We not only have the Rare Breed Clydesdale Horses, we also have Rare Breed Sheep, Duck, Geese and Pigs. It was a decision taken that we wanted to become a Rare Breed working farm for which visitors are able to see what would have been around in the day of the working horse. All of our animals are very special to us, and are in breeding programmes so as to contribute in preserving them. From March onwards we have always some youngsters around for which people enjoy watching.
The Centre predominantly concentrates on the Clydesdale Heavy Horse, which sadly now is listed on the Rare Breeds Watch List.
The Clydesdale was the Scottish heavy working horse and came down as far as North Yorkshire. Hay Farm had 17 Clydesdale horses working from it, and it was in the 1950's that the last one left, 2013 saw them arrive back. Now we have a full breeding programme, with a resident stallion, who if he gets a chance enjoys running off with visitors hats.
Apart from us breeding the Clydesdales, we also rescue and adopt Heavy Horses, therefore giving them the facilities and knowledge to care for them.
The popularity of certain breeds of sheep has changed over the years, due to commercial demands upon the producer. Also the introduction of manmade fibres had an impact within the wool markets.
Therefore we decided that it would be beneficial to introduce some Rare Breed Sheep to the farm. This allows visitors to see what would have been around and also helps to contribute to the preservation of some of these breeds, as with the horses these are in a breeding programme.
The sheep we have are Oxfords and Lincolnshire Longwool, both are a lot bigger than the general commercial sheep of today.
There will be lambs to be seen in the springtime, and it is the intention for these to build up our flock as well as sell on for breeding animals.
The pig was a very important part of a farm, as it was one of the main sources of food for the farming family. In the era of the working horse there was a wide variety of pigs around the country, however, after the 2nd World War food was in high demand and the quick finishing commercial pig was introduced to meet demands.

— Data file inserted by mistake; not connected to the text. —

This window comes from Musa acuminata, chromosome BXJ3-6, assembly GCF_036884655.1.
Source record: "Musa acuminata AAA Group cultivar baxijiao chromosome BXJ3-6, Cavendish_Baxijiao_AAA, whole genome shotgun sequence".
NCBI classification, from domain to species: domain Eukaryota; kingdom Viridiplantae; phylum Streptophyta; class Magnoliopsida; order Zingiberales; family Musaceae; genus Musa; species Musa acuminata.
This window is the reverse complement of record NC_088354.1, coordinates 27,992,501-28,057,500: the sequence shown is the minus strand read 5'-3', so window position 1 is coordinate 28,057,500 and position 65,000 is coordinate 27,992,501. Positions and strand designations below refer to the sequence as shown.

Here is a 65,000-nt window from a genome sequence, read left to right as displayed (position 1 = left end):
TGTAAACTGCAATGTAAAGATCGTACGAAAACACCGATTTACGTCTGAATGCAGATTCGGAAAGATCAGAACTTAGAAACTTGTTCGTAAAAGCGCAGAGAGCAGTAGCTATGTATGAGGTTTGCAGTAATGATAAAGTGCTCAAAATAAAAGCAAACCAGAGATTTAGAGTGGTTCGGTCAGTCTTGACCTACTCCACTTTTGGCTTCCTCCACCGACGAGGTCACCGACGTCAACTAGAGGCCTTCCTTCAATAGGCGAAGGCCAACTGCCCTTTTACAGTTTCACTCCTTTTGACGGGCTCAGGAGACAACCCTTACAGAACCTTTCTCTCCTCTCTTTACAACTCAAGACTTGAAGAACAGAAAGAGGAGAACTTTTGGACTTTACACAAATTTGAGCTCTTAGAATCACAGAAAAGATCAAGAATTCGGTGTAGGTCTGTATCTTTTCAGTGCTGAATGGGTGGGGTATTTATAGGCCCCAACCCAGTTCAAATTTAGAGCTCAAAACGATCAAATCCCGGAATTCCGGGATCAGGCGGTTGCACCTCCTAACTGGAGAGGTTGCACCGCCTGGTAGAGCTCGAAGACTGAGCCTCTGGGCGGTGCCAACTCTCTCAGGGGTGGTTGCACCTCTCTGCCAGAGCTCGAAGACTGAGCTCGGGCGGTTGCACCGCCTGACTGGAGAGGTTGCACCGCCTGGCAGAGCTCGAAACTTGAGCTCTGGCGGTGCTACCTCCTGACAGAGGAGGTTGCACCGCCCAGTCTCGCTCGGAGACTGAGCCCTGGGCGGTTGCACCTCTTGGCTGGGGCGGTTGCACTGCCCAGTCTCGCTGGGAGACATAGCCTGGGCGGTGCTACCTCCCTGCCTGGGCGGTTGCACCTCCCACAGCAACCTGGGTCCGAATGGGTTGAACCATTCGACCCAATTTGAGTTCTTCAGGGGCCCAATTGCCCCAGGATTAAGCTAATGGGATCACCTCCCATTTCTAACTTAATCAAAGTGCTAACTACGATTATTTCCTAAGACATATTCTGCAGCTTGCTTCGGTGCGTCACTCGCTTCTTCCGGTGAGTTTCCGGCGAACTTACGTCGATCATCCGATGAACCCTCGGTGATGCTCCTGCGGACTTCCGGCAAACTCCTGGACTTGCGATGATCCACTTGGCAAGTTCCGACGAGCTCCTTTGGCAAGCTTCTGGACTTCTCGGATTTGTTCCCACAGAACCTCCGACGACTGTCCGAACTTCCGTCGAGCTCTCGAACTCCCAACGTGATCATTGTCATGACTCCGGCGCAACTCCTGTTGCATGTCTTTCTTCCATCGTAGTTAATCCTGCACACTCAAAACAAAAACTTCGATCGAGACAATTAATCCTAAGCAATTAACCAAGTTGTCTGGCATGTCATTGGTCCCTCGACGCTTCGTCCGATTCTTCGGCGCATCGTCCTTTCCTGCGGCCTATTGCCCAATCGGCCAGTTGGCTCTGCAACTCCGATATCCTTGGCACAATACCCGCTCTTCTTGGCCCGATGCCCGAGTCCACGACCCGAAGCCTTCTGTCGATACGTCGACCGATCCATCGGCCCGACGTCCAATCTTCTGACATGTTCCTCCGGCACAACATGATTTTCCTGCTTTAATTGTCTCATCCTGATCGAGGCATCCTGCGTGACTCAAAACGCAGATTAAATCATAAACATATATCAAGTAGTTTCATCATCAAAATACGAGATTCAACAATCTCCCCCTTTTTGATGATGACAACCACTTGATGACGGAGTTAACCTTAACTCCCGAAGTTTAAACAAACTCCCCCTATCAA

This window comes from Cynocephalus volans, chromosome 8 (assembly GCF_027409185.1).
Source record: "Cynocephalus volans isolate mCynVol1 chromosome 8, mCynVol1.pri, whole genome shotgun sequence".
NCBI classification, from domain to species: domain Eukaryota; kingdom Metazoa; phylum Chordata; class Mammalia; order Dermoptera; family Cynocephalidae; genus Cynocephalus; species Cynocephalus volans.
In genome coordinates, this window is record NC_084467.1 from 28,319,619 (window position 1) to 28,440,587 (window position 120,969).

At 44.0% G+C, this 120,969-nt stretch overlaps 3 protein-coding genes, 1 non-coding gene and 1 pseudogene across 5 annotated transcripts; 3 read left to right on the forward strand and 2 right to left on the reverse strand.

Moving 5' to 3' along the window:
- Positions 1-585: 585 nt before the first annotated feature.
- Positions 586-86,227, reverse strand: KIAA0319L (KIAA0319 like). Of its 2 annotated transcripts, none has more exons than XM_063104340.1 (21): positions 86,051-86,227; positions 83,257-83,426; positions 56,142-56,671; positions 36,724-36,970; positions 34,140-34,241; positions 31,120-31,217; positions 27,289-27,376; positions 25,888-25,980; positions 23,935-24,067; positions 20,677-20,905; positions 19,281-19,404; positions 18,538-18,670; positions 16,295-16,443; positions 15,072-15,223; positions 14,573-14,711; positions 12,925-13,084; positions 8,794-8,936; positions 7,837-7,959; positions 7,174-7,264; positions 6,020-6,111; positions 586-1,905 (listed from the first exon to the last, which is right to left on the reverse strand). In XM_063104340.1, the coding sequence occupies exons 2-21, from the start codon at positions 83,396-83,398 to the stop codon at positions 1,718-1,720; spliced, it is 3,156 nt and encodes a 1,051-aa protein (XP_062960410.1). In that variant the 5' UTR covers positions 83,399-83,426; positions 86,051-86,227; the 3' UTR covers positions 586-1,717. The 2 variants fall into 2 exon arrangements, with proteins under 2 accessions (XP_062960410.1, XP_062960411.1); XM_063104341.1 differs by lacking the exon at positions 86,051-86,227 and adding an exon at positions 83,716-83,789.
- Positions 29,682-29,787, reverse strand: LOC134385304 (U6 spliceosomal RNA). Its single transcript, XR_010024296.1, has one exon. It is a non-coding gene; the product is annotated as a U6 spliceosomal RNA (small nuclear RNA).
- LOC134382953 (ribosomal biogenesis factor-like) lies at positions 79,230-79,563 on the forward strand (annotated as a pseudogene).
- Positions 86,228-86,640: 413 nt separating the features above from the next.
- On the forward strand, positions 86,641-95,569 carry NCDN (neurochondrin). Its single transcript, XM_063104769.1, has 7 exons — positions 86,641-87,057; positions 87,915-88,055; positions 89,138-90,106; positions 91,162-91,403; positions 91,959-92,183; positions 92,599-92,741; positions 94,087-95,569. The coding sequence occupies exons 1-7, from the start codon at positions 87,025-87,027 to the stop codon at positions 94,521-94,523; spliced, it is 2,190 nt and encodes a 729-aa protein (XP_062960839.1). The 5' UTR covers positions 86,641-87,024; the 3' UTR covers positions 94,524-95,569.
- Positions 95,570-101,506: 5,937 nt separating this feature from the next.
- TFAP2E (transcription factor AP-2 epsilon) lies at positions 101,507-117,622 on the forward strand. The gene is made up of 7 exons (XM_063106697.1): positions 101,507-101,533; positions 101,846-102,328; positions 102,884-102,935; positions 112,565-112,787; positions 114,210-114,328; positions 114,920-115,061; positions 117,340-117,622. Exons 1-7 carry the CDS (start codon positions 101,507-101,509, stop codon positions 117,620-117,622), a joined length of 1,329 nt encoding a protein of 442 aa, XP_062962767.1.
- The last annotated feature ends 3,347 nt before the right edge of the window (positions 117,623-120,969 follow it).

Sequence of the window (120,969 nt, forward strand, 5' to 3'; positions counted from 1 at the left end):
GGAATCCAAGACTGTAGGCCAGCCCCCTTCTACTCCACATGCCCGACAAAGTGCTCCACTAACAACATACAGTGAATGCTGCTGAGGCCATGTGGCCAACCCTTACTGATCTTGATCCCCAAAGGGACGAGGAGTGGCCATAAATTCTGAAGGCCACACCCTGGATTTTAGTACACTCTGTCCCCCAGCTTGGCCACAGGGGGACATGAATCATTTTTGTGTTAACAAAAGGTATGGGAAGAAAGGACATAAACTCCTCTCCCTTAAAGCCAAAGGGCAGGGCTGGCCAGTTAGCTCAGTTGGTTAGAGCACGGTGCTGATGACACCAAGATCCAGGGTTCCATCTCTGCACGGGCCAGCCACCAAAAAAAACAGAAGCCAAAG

Once again we have gone for one of the Rare Breed varities, The British Lop Eared, for which there are only around 200 left. Visitors are able to see Thelma and Louise who are very big characters.
Pigs are naturally very clean animals, however, with been light skinned they can suffer from sunburn, and tend to be covered in mud, so giving the impression of being a dirty animal.
Visitors will be able to see the girls with their youngsters at certain times of the year, and the offspring are being bred for the breeding market.
We have always had Rare Breed Ducks which are very popular with visitors, for being such characters. Within the yard you will always find the Indian Runner Ducks sunning themselves. These ducks are the most un-duck like duck, they don't like swimming and only flap their wings to help them run faster. What they do have is the most amazing colours when the sun hits them and are good egg producers and children love them.
The Sebastopol Geese - George and Mildred arrived with us late last year. These are Rare Breeds, but what took our eye were the beautiful long flowing feathers. The Sebastopol is also known as the Pantomime goose and first came to Britain around 1860. They cannot fly and thee two characters are very friendly, however, they do tend to like to exercise their vocals